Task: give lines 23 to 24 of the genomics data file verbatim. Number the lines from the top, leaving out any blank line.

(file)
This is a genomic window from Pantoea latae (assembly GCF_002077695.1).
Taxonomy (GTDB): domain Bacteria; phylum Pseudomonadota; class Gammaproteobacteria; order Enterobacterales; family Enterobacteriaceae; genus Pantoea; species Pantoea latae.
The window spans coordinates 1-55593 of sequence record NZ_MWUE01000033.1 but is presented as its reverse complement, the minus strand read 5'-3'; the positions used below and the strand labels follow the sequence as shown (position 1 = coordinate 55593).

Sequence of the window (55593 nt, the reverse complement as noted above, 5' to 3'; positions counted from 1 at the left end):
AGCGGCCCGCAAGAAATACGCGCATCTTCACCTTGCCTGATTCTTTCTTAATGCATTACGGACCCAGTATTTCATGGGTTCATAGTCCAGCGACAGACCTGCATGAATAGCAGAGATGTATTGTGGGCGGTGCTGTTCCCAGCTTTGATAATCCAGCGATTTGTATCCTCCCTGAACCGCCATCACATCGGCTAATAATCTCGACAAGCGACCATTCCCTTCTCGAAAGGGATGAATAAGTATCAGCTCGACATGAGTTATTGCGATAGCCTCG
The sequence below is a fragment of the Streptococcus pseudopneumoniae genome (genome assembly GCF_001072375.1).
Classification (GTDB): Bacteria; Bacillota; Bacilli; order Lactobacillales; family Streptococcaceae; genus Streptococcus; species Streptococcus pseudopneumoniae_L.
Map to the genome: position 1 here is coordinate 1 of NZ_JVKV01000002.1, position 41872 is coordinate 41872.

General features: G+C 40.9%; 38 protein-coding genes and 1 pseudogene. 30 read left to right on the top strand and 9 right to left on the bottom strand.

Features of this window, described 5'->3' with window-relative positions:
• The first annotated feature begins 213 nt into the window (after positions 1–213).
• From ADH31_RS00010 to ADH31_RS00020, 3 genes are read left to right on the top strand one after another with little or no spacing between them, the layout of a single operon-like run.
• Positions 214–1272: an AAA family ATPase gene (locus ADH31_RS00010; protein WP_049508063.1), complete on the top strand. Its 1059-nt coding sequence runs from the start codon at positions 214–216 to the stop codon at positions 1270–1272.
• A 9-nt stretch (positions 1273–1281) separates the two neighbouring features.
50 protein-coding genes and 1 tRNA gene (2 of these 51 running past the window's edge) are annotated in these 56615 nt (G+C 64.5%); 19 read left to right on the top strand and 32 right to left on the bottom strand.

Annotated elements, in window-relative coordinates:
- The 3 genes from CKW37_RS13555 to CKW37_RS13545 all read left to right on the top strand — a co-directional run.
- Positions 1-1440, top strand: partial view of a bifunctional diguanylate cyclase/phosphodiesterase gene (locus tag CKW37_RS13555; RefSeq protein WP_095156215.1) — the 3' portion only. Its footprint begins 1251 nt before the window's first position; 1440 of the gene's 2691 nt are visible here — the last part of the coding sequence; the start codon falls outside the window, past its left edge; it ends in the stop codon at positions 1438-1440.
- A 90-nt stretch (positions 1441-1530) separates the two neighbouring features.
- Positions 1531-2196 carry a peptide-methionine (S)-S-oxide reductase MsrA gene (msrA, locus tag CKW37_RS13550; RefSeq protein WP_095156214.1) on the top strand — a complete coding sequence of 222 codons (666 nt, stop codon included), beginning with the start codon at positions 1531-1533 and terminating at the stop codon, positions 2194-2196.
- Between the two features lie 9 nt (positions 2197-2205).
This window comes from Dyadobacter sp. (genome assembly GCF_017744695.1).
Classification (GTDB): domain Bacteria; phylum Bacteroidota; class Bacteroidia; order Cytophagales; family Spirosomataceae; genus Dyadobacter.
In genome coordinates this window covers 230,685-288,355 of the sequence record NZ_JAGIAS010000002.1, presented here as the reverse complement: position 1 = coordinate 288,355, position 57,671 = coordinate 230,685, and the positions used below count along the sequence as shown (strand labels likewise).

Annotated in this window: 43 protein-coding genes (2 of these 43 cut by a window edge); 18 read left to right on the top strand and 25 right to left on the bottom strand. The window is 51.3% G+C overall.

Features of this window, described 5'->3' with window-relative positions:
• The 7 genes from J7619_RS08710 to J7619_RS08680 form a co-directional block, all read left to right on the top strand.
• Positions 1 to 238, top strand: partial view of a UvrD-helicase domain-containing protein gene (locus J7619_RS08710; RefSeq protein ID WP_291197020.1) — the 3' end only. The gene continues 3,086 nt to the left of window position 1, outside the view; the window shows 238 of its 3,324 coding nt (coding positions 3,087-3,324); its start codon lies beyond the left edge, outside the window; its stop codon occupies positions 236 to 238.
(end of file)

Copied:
Classification (GTDB): domain Bacteria; phylum Bacteroidota; class Bacteroidia; order Cytophagales; family Spirosomataceae; genus Dyadobacter.
In genome coordinates this window covers 230,685-288,355 of the sequence record NZ_JAGIAS010000002.1, presented here as the reverse complement: position 1 = coordinate 288,355, position 57,671 = coordinate 230,685, and the positions used below count along the sequence as shown (strand labels likewise).